This section is from the book "Dart's Treatise On The Law And Practice Relating To Vendors And Purchasers Of Real Estate", by J. Henry Dart . Also available from Amazon: A treatise on the law and practice relating to vendors and purchasers of real estate.
(c) Blackett v. Bates, (1865) 1 Ch. 117 ; 34 L. J. Ch. 515; Gervais v. Edwards, (1842) 2 D. & War. 80; Bills v. Croll, (1845) 2 Ph. 60 ; Firth v. Ridley, (1864) 33 Beav. 516.
(d) See Peto v. Brighton, §c. R. Co., (1863) 1 H. & M. 468 ; and as to builders' contracts, see sup. p. 1025.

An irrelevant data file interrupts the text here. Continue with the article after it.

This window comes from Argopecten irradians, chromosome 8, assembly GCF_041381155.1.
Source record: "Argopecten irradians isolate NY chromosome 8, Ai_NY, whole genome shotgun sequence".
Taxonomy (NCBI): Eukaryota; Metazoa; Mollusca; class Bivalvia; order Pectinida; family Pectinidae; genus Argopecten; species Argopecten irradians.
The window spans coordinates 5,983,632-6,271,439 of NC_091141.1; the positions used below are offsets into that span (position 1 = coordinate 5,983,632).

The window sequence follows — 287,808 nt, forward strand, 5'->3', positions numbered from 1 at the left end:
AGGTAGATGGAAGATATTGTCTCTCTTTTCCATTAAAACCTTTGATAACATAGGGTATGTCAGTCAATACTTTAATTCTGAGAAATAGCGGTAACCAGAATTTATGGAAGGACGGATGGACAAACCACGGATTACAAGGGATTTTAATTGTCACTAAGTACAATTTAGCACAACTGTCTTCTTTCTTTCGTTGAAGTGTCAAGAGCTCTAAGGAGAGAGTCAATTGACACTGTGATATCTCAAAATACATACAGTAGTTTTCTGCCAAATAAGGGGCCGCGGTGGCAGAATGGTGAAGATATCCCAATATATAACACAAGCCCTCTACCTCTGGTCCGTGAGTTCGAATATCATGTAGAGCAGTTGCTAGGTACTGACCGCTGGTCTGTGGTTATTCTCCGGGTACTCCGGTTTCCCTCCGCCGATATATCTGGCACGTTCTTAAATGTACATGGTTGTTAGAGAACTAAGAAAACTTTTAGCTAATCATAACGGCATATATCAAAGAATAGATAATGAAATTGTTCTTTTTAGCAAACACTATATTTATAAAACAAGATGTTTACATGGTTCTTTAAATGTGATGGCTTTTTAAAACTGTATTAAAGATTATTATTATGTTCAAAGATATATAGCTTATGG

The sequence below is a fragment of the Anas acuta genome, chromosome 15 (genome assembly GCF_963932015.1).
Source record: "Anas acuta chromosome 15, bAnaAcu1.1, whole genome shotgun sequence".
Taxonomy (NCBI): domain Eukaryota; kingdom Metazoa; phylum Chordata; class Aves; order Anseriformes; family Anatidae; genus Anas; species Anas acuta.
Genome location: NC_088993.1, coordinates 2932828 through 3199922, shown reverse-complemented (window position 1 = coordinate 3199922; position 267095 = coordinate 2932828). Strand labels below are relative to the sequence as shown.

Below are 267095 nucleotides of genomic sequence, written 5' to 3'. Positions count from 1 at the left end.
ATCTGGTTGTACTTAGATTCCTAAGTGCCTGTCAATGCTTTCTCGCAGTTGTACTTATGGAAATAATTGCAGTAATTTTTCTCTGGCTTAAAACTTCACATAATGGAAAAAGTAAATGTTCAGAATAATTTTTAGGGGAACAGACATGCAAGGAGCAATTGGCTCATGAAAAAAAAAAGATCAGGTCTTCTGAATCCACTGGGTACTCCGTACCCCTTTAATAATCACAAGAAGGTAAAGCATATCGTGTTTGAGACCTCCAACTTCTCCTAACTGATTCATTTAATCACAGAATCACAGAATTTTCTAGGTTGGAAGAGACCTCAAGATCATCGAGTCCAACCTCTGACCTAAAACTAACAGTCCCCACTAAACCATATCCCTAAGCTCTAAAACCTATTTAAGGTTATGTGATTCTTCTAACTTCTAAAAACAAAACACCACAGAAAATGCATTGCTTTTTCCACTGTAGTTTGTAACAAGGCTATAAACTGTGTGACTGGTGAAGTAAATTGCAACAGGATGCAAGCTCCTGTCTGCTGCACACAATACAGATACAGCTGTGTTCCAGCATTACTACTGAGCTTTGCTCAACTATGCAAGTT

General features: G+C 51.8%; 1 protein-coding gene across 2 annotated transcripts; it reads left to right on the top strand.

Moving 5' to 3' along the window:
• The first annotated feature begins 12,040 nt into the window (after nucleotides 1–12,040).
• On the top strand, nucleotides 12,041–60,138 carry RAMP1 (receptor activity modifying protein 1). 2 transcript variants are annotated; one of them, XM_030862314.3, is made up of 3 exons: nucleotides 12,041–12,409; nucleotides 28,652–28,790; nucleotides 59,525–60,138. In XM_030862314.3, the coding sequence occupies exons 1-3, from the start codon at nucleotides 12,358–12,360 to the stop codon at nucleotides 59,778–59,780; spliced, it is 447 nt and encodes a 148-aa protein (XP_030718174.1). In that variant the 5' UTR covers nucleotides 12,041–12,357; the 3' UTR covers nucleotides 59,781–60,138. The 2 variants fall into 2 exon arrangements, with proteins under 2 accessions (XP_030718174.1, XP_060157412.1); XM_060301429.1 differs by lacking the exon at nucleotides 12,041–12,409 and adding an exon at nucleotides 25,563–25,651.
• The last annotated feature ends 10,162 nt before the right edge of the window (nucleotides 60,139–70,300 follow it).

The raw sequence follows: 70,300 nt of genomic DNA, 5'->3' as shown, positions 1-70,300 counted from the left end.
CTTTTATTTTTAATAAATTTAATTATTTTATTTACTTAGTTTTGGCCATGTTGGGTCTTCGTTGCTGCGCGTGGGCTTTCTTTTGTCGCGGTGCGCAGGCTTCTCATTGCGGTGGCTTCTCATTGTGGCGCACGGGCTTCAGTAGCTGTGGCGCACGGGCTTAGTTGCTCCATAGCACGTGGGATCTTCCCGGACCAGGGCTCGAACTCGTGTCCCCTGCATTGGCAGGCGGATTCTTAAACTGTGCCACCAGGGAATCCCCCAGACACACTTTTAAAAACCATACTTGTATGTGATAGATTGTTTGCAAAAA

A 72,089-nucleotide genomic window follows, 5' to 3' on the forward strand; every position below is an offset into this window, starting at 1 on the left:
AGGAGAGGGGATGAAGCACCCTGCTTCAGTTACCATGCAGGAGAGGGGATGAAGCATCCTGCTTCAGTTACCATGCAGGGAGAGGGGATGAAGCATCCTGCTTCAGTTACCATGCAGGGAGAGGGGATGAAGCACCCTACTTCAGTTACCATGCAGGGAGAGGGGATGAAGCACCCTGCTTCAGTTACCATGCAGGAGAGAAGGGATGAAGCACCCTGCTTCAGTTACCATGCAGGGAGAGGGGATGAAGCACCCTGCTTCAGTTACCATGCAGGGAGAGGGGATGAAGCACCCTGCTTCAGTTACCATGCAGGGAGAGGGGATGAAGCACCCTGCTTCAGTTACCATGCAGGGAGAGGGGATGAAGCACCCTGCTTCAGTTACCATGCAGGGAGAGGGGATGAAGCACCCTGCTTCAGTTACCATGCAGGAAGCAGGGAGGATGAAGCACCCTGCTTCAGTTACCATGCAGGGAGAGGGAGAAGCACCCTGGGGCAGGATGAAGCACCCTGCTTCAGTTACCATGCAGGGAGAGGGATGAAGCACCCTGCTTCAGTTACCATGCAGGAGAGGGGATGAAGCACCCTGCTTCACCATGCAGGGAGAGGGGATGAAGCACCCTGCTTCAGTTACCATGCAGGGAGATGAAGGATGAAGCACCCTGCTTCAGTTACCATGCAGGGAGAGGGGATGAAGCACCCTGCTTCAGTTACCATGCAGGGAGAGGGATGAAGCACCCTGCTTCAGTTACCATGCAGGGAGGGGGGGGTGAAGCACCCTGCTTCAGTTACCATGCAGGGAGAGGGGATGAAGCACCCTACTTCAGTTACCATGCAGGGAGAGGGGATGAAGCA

(e) Rogers v. Challis, (1859) 27 Beav. 175; Sichelv. Mosenthal, (1862) 30 Beav. 371; 31 L. J. Ch. 387; Larios v. Bonany y Gurety, (1873) L. R. 5 P. C. 346; Western Wagon Co. v. West, 1892, 1 Ch. 271, 273; 61 L. J. Ch. 244 ; S. African Territories, Ld. v. Wellington, 1898, A. C. 309; 67 L.J. Q. B. 470.
(/) Hermann v. Hodges, (1873) 16 Eq. 18; 43 L. J. Ch. 192; Seton, 6th ed. 2041.
(g) Cooth v. Jackson, (1801) 6 Ves. 12, 30.
(h) Mortlock v. Bulla; (1804) 10 Ves. 292, 313 ; Orel v. Noel, (1820) 5 Mad. 438; Bridger v. Rice, (1819) 1 J. & W. 74; Turner v. Harvey, (1821) Jac. at p. 178 ; Wood v. Richardson, (1840) 4 Beav. 174 ; Baylies v. B., (1844) 1 Col. at p. 546 ; Bellringer v. Blagrave,(1847) 1 De G. & S. 66 ; White v. Cuddon, (1842) 8 C. & F. 766; Sneesby v. Thome, (1855) 7 D. M. & G. 399; Maw v. Topham, (1854)